Aircraft / Aviation Vehicles & Artillery Infantry Arms Warships & Submarines Military Pay Scale Military Ranks

Sharps Model 1852 Saddle Ring

Single-Shot, Breech-Loading Cavalry Carbine (1852)

Infantry Small Arms / The Warfighter

Jump-to: Specifications

The Sharps Model 1862 Saddle Ring Carbine was another breech-loaded fashioned by Christian Sharps for military service.

Authored By: Staff Writer | Last Edited: 10/10/2017 | Content ©www.MilitaryFactory.com | The following text is exclusive to this site.
The Sharps Carbine was a classic single-shot rifle design of the mid-1800s and featured heavily by both sides of the American Civil War (1861-1865). Its design stemmed from firearms designer Christian Sharps who spent time in the employ of others before striking out on his own as a gun-maker in 1851 (forming the "Sharps Rifle Manufacturing Company" of Hartford, Connecticut). In 1852 arrived his Sharps Model 1852 Saddle Ring Carbine, a shortened long gun suitable for mounted troops and close-quarters fighters. The reduced-length weapon was a considerable advantage over full-length forms.

Christian Sharps retained control over this design by providing the marketing means and technical know-how while partnering with Robbins & Lawrence to manufacture the carbine on a large scale. The Model 1852 was a traditionally-arranged weapon system seating a metal barrel within a solid wooden stock with only a single band being used. A large hammer was set to the right side of the receiver and managed by the primary hand's thumb. The weapon relied on a percussion cap for ignition of the primer compound and the resulting force sent the bullet down the barrel and out of the muzzle. The trigger was underslung at the neck of the weapon in the usual way and a wiry trigger guard doubled as a lever which provided access to the breech. Despite its single-shot capability, the Model 1852 was a breech-loaded firearm which made its effectiveness in-the-field leaps ahead of comparable muzzle-loading types.
The Sharps design quickly took hold on the market and began a long-running series of like-minded guns that saw the Sharps name survive from the span of about 1850 until 1881. The Model 1852 was produced in about 5,000 examples owing little to its inherently high manufacturing costs and general distrust of breech-loaders by military authorities. In action, they proved more accurate than muzzle-loading musket-rifles and gave a higher rate-of-fire.

Sharps Carbines became very popular with mounted troopers throughout the Civil War. Overall Sharps Carbine production reached 90,000 units which set it well ahead of competing designs from Spencer and Burnside.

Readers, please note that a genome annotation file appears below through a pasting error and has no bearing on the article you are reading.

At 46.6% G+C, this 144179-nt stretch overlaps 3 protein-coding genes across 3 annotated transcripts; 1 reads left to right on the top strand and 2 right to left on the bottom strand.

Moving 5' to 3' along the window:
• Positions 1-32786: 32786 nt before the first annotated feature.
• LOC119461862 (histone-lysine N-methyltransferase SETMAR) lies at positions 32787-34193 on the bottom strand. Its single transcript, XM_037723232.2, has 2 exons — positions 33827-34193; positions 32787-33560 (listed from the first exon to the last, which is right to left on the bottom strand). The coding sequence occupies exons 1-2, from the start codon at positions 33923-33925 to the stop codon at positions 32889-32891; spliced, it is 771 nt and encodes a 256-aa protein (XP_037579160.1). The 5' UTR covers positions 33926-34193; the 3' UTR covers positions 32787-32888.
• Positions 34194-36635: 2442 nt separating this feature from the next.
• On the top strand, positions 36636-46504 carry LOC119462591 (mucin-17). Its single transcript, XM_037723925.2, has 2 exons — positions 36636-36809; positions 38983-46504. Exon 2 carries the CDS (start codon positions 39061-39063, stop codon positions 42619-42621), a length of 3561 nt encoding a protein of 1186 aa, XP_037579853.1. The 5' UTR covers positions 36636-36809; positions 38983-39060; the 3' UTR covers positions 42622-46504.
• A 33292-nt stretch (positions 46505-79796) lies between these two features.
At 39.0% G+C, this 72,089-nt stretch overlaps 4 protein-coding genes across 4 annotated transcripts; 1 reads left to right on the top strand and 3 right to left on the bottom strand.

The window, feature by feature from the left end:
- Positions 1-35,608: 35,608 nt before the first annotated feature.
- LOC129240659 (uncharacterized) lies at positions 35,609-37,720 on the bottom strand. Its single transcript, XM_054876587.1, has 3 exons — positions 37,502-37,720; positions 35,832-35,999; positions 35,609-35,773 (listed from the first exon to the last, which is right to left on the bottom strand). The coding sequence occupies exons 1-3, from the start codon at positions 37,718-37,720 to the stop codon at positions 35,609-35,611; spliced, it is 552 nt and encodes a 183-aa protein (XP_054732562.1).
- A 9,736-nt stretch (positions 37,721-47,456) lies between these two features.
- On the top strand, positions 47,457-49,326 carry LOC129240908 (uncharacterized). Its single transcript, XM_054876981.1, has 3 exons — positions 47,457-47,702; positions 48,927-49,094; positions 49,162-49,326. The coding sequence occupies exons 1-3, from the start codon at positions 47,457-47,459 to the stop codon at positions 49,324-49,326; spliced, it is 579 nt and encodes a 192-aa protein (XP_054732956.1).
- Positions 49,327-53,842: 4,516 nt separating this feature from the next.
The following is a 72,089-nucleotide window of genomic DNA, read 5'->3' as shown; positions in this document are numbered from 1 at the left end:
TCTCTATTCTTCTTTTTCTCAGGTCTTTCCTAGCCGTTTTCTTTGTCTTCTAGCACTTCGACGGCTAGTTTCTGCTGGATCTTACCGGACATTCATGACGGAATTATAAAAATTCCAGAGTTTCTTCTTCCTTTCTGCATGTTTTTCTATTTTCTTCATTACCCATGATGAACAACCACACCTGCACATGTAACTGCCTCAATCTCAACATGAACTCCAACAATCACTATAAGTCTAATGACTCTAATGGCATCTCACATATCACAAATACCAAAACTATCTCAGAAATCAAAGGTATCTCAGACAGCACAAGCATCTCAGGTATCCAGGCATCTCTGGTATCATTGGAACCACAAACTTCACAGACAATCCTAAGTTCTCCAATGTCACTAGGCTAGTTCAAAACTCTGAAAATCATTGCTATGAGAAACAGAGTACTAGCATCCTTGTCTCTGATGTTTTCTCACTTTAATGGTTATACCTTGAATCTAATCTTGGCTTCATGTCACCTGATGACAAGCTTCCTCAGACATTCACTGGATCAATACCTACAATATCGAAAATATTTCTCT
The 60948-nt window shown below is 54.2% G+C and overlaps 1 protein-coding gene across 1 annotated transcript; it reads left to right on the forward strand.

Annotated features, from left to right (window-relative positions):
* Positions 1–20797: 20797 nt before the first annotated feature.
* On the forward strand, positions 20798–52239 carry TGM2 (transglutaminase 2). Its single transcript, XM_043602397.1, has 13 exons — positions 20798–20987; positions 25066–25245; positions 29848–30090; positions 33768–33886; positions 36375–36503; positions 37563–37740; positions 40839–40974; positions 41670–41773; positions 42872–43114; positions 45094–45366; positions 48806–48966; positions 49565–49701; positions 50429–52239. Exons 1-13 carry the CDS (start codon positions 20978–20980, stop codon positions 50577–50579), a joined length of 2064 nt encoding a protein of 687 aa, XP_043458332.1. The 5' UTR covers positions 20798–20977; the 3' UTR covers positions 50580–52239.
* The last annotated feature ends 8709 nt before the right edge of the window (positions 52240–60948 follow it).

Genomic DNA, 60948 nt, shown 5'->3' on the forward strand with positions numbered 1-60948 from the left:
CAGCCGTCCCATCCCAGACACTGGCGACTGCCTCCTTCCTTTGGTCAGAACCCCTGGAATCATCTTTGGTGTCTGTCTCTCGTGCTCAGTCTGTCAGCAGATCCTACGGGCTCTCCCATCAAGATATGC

Service Year

United States national flag graphic
United States


Single-Shot, Breech-Loading Cavalry Carbine

C. Sharps & Company / Robbins & Lawrence - USA
National flag of the United States Confederate States; United States
(OPERATORS list includes past, present, and future operators when applicable)


Percussion Cap; Single-Shot

Percussion Cap
Utilizes the percussion cap system of operation to actuate ignition of propellant; much like a child's cap gun, small explosive caps are set upon nipples and these are actuated by a falling hammer previously cocked.
(Material presented above is for historical and entertainment value and should not be construed as usable for hardware restoration, maintenance, or general operation - always consult official manufacturer sources for such information)



Rounds / Feed

Cartridge relative size chart
*May not represent an exhuastive list; calibers are model-specific dependent, always consult official manufacturer sources.
**Graphics not to actual size; not all cartridges may be represented visually; graphics intended for general reference only.

Model 1852 Saddle Ring Carbine - Base Series Designation

Military lapel ribbon for the American Civil War
Military lapel ribbon for pioneering aircraft
Military lapel ribbon for the Cold War
Military lapel ribbon for the Falklands War
Military lapel ribbon for the Korean War
Military lapel ribbon representing modern aircraft
Military lapel ribbon for the Vietnam War
Military lapel ribbon for the World War 1
Military lapel ribbon for the World War 2

Ribbon graphics not necessarily indicative of actual historical campaign ribbons. Ribbons are clickable to their respective campaigns / operations.


Disclaimer | Privacy Policy | Cookies

2022 Military Pay Scale Army Ranks Navy Ranks Air Force Ranks Alphabet Code DoD Dictionary American War Deaths French Military Victories Vietnam War Casualties

The "Military Factory" name and MilitaryFactory.com logo are registered ® U.S. trademarks protected by all applicable domestic and international intellectual property laws. All written content, illustrations, and photography are unique to this website (unless where indicated) and not for reuse/reproduction in any form. Material presented throughout this website is for historical and entertainment value only and should not to be construed as usable for hardware restoration, maintenance, or general operation. We do not sell any of the items showcased on this site. Please direct all other inquiries to militaryfactory AT gmail.com.

Part of a network of sites that includes GlobalFirepower, a data-driven property used in ranking the top military powers of the world, WDMMA.org, the World Directory of Modern Military Aircraft, and SR71blackbird.org, detailing the history of the world's most iconic spyplane.

Facebook Logo YouTube Logo

www.MilitaryFactory.com • All Rights Reserved • Content ©2003-